• Designing better access to justice services for the future
Tuesday 3 November 2015
Co-hosted by LawWorks and Innovation Unit.

• BPBU Open House
Wednesday 4 November 2015
Hosted by the National Pro Bono Centre.

• Birmingham Student Conference
Thursday 5 November 2015
Organised by BPP University Law School and the University of Birmingham.

• International pro bono: harnessing UK expertise to make a difference globally
Friday 6 November 2015
Hosted by Berwin Leighton Paisner.



Pro bono work will never be able to replace legal aid. Just because you can structure a facilities agreement, doesn’t mean you can help someone with a medical negligence case. This stems from Gove’s ignorance about the legal profession.

You will never get pro bono work to be as good as legal aid work as there is no incentive for corporate lawyers to work as hard as possible. It will always be a distraction from day to day work.



completely agree


Lord Lyle of the Isles

I thought slavery was abolished in Britain in 1807


Grumpy Solicitor

Legal Aid lawyers can agree that City lawyers should not try to fill the legal aid gap.

… any more than criminal defence solicitors should be trying their hand at re-insurance litigation, or mergers and acquisitions on their days off.


Mr Pineapples

When are those nurses and teachers going to give us some pro-bono work? Lazy money grubbers – honestly.. and when are those bleedin’ politicians going to do their shift at the soup kitchen?

I despair of the lot of them.


Disgusting of Tonbridge Swells

How dare anyone expect to get PAID for helping the most vulnerable in society.

Back to the workhouse!


Richard Doughty

Hi there, just a quick clarification that Andrew Donovan is a Board member of the independent regulator CILEx Regulation, rather than CILEx.



The notion that publicly funded work as a category of work is suitable for other lawyers to plunge into and do for free for a few hours a year seems to somewhat understate its complexity. As anyone who has done their FRU training on social security will appreciate, some of our social welfare legislation and case law is tricky and requires specialist training.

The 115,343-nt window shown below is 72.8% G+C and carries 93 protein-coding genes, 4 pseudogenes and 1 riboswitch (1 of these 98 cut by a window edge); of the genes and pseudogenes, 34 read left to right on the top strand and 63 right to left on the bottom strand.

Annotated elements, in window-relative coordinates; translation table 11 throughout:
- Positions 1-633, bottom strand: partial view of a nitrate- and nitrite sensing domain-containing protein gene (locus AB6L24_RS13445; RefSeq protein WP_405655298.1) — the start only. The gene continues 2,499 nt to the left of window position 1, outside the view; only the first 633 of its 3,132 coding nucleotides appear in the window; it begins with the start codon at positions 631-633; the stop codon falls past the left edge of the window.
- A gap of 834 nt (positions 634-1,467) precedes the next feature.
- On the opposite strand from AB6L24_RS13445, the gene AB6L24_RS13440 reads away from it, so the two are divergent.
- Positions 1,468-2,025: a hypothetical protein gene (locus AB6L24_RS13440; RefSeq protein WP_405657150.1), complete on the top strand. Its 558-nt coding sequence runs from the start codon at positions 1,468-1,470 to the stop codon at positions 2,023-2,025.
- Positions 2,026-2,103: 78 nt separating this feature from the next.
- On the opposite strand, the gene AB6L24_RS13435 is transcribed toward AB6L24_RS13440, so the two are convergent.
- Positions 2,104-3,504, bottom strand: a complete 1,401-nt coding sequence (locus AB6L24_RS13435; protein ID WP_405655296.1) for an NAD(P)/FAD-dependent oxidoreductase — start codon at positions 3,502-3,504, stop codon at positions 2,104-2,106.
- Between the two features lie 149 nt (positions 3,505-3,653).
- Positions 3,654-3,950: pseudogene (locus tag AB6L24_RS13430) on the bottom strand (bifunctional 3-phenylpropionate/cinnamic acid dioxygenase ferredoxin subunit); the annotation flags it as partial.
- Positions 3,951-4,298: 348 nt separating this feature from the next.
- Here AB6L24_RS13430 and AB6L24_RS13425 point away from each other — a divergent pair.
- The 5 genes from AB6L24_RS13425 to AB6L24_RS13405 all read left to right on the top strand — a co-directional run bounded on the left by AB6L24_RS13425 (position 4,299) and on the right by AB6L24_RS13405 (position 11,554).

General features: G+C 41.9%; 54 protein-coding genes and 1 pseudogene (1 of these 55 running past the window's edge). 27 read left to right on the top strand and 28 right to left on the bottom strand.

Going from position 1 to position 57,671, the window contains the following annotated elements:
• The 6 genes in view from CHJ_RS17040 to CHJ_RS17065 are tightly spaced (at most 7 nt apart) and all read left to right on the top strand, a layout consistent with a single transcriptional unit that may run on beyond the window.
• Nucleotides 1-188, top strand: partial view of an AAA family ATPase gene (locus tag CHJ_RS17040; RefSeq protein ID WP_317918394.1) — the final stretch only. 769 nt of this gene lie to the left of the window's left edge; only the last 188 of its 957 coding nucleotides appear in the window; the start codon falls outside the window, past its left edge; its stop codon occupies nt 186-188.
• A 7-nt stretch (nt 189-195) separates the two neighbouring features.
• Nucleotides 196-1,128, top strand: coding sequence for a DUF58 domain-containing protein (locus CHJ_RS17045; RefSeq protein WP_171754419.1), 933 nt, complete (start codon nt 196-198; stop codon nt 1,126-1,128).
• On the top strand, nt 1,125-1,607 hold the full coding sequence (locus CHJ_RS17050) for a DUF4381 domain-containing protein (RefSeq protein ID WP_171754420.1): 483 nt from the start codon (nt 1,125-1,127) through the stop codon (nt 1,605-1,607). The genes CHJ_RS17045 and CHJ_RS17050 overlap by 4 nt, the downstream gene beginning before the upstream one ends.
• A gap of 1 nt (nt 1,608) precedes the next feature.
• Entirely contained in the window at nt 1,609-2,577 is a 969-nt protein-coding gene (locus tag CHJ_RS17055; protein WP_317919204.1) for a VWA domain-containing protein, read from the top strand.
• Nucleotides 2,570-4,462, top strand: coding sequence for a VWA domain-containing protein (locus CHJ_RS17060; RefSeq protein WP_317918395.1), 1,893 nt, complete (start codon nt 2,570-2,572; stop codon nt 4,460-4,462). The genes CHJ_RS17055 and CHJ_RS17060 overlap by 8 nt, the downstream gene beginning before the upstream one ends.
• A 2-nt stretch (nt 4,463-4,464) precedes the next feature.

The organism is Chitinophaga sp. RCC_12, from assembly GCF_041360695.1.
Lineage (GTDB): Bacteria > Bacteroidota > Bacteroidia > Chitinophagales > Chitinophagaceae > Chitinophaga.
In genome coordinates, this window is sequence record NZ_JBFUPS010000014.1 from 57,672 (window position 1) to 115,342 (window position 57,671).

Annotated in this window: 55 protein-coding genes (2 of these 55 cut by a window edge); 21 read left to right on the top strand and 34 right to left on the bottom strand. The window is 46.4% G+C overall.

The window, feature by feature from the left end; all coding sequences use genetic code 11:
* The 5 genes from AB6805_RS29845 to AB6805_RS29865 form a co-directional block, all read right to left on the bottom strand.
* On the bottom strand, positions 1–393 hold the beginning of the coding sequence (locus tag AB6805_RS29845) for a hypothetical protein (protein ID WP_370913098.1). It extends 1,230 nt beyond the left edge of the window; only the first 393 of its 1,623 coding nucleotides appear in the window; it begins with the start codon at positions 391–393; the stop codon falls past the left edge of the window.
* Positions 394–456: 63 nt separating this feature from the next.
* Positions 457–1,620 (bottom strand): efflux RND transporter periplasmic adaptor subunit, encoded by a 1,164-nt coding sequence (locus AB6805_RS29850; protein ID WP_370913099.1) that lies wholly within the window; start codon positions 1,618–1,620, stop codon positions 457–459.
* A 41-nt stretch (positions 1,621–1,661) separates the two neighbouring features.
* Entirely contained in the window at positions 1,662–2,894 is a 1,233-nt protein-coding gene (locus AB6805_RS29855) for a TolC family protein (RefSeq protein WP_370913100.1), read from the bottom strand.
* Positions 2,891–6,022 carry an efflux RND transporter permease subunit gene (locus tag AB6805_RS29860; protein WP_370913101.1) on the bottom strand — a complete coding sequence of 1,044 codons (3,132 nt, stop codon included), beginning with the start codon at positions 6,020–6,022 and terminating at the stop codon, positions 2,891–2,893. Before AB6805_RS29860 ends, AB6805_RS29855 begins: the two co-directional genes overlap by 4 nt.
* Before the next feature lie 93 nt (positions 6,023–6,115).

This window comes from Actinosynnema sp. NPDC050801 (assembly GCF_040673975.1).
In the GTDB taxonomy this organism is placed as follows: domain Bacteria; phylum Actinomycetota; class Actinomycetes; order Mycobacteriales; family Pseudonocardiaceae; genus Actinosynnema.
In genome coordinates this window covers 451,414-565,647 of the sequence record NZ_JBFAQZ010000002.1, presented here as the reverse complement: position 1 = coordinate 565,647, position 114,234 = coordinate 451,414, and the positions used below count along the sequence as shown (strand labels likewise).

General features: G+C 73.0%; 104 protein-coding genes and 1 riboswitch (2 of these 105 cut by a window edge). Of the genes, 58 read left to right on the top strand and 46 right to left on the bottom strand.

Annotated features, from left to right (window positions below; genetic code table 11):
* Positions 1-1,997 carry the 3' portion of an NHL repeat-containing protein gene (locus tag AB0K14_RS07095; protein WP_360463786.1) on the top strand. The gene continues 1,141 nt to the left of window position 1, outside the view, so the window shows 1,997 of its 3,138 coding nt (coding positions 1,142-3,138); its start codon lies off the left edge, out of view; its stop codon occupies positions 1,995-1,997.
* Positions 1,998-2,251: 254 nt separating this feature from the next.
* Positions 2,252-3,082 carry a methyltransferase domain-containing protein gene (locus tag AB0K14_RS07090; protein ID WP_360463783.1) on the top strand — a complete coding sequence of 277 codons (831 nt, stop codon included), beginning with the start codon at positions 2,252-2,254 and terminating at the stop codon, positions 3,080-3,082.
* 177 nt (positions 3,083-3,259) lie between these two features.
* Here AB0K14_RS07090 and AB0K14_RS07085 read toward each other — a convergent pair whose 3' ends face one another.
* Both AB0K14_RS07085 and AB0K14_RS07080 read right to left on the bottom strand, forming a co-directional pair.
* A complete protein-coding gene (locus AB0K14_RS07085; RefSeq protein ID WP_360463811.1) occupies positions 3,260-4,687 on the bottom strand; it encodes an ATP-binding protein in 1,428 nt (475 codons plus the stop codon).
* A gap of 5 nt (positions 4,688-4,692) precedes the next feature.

We cannot continue to be forced into pro bono. It’s a piss take.



Throw it down to the students!



Newbigging, mentioned in the article, is a corporate social responsibility manager… Not a lawyer then? It’s pretty easy for non-lawyers to say that lawyers should do more pro bono. Whilst I could spare a couple of hours a week and would be happy to do so, I am a corporate finance lawyer. I’m really not a lot of use to your average person struggling to get the housing benefit they’re due (for example).

If recognising that lawyers in this country (more than, say, the US) specialise by practice area and that they may very well may do more harm than good interfering in complex but unfamiliar matters in which they lack any experience whatsoever, and which involve real human beings and their issues, is seen as an “excuse”, then so be it.



You hit the nail on the head.

The bulk of people insisting on pro bono by lawyers aren’t those who would deliver it.


US associate

I would genuinely love to do more pro bono and to actually help ordinary people in my work, but the hours my firm force me to do means I just don’t have the time. They constantly tell us how good it would be to do, but provide absolutely no mechanism for us to practically have time to do it.


Comments are closed.